This recipe is adapted from "Laurel's Kitchen Bread Book", my favorite WW bread book. There's nothing wrong with the formula itself, other than needing quite a bit more water, however, my attempt to convert it to sourdough has failed completely. Oh, don't think I haven't tried many time. Different rising schedule, different starter ratio, different cottage cheese, even added baking soda to offset the acidity of cottage cheese, they all ended up the same: the dough started tearing and collapsing 3 to 4 hours into the rise, no ovenspring to speak of.


 


2 huge tubs of cottage cheese later, I declare defeat. Here's my guess on why this formula doesn't work with sourdough, but I am in no way certain, and welcome all advices and theories!


- cheese has extra protease


- this formula has quite a bit of cottage cheese mixed in as part of liquid (35%)


- since it's part of liquid, cottage cheese were kneaded into the dough from the start, so it's very integrated into the dough structure


- using sourdough starter, my rise schedule is way longer than the 3 hours in the original formula. The loaf in the picture were made according to original formula with instant yeast, as you can see, there's no gluten break down, the loaf is tall and proud. so I guess my sourdough verion simply takes too long to rise, giving extra protease enough time to destroy the gluten structure.


- I could try to reduce the cottage cheese ratio, or shortened the rising time, but then that defeat the purpose of making pure sourdough verison of THIS formula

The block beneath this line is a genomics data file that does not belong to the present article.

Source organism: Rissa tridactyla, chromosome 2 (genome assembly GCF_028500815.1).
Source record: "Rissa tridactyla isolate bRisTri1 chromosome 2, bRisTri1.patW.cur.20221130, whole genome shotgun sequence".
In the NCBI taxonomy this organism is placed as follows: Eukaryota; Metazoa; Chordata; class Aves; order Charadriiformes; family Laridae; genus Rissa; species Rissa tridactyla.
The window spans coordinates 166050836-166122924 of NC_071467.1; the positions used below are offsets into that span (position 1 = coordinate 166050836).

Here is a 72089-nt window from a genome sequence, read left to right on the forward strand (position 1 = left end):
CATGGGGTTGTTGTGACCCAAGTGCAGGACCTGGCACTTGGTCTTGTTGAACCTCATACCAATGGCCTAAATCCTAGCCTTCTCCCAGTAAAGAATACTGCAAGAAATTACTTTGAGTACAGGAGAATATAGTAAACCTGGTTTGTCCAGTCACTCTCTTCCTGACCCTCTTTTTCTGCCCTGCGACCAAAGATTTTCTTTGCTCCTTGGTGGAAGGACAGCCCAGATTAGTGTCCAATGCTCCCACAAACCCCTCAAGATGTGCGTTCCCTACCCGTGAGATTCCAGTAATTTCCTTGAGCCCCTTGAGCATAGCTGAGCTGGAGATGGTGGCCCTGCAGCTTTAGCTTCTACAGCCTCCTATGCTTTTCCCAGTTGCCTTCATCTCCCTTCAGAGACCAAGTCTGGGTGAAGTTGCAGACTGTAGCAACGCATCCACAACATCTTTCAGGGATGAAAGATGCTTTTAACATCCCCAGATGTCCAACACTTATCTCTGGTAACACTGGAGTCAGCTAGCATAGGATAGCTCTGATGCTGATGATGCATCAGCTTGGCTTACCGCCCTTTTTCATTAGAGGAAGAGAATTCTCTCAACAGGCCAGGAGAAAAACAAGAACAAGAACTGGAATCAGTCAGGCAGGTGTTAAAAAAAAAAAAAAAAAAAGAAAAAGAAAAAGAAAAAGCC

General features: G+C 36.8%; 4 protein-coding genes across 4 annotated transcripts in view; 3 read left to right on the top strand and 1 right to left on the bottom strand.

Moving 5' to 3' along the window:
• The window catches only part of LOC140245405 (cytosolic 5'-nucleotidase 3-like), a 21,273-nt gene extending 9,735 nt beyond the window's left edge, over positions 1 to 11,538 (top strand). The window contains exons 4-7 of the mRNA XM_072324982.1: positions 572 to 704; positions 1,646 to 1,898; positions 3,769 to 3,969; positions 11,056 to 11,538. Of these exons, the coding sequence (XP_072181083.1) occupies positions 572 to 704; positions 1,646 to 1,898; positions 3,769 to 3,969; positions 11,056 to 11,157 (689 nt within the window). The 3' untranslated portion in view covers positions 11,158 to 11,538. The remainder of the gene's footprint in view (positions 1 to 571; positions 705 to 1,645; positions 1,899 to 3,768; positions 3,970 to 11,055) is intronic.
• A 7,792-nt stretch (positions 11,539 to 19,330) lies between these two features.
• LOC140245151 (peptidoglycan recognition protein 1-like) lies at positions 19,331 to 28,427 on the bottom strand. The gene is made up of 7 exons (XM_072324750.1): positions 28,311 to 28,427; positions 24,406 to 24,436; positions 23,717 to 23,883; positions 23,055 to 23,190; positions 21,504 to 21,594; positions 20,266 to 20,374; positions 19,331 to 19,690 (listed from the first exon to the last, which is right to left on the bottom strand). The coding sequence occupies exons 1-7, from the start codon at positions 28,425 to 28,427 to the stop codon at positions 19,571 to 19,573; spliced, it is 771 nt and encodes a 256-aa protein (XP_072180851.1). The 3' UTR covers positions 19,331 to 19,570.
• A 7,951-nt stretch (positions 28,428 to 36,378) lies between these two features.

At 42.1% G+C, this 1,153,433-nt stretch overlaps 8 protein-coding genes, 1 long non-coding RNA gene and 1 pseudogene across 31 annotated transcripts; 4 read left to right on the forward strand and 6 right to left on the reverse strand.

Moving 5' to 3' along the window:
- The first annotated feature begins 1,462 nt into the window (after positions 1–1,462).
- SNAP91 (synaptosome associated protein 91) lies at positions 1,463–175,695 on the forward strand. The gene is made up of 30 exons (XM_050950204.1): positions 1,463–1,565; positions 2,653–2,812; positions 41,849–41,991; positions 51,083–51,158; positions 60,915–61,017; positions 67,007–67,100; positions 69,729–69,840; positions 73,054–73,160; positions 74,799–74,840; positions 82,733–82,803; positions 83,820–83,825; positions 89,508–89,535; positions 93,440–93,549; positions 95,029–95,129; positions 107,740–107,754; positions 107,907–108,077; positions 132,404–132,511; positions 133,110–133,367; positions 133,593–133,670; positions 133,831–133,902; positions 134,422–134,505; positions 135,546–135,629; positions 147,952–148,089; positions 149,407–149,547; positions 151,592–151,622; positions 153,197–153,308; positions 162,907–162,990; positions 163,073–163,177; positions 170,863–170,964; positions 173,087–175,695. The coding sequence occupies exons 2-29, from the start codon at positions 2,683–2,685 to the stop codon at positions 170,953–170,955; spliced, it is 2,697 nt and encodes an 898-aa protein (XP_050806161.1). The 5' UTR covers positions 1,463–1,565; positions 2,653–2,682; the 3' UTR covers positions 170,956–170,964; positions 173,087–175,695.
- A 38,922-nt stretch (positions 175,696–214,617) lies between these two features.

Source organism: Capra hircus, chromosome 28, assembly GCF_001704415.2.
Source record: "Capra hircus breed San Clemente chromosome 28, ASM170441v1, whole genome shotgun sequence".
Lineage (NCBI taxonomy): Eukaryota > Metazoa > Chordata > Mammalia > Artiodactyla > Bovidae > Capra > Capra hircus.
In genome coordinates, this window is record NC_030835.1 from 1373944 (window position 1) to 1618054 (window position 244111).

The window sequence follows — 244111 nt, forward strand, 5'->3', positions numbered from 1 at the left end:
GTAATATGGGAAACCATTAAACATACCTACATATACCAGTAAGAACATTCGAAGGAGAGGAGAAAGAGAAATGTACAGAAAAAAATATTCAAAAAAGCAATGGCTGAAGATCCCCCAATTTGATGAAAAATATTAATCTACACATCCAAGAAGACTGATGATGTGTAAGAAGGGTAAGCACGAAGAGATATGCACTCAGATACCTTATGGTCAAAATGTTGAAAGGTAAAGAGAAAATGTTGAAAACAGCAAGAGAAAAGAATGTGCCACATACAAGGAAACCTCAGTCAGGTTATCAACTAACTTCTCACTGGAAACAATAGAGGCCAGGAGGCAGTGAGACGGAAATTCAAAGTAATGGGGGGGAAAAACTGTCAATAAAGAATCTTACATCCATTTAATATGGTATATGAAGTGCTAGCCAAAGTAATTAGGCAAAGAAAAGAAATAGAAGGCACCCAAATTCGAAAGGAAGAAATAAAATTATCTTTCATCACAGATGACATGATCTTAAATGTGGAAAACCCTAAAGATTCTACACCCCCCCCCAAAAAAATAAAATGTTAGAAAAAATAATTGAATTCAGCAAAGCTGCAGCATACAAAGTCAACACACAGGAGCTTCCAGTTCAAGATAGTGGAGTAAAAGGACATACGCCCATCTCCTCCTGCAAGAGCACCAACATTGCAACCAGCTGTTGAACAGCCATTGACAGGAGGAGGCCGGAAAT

Anyway, here's the (slightly adapted) original formula and pictures using instant yeast, the bread is very delicious, even without sourdough.


Lemony Loaf (adapted from "Laurel's Kitchen Bread Book")


*formula is good for a 8X4inch loaf pan


 


ww flour, 413g


wheat germ,14g


instant yeast, 3.5g


water, 247g


cottage cheese, 145g


honey, 21g


butter, 14g


salt, 5.5g


lemon zest, from one lemon


 


1. Mix cottage cheese, honey, and 120g of water, heat to almost boiled, well mixed. Cool to room temp.


2. Add the rest of cold water, flour, wheat germ, yeast, salt, lemon zest, autolyse for 30min. Knead well, add buter, knead until past windowpane.



3. Rise at 80F for 1.5 to 2 hours until double, press with finger the dough won't bounce back. Punch down, and rise again until double, it will take half of the time as the first rise.


4. Shape and put in a 8X4in loaf pan


5. Rise at 90F until the dough is about 1inch above the rim, slowly bounce back a bit when pressed. About 45min to 1 hour.



6. Bake at 350F for 45min. Brush with butter when warm



 


You can't taste cottage cheese perse, but it does make the crumb very soft. This effect makes me wonder whether it also completely "breaks down" the gluten given enough time.



 


As delicous as this loaf is, the questions are still nagging me: "WHY exactly has my sourdough version failed?", "Can it work somehow?"


 


Submitting to Yeastspotting.

Pages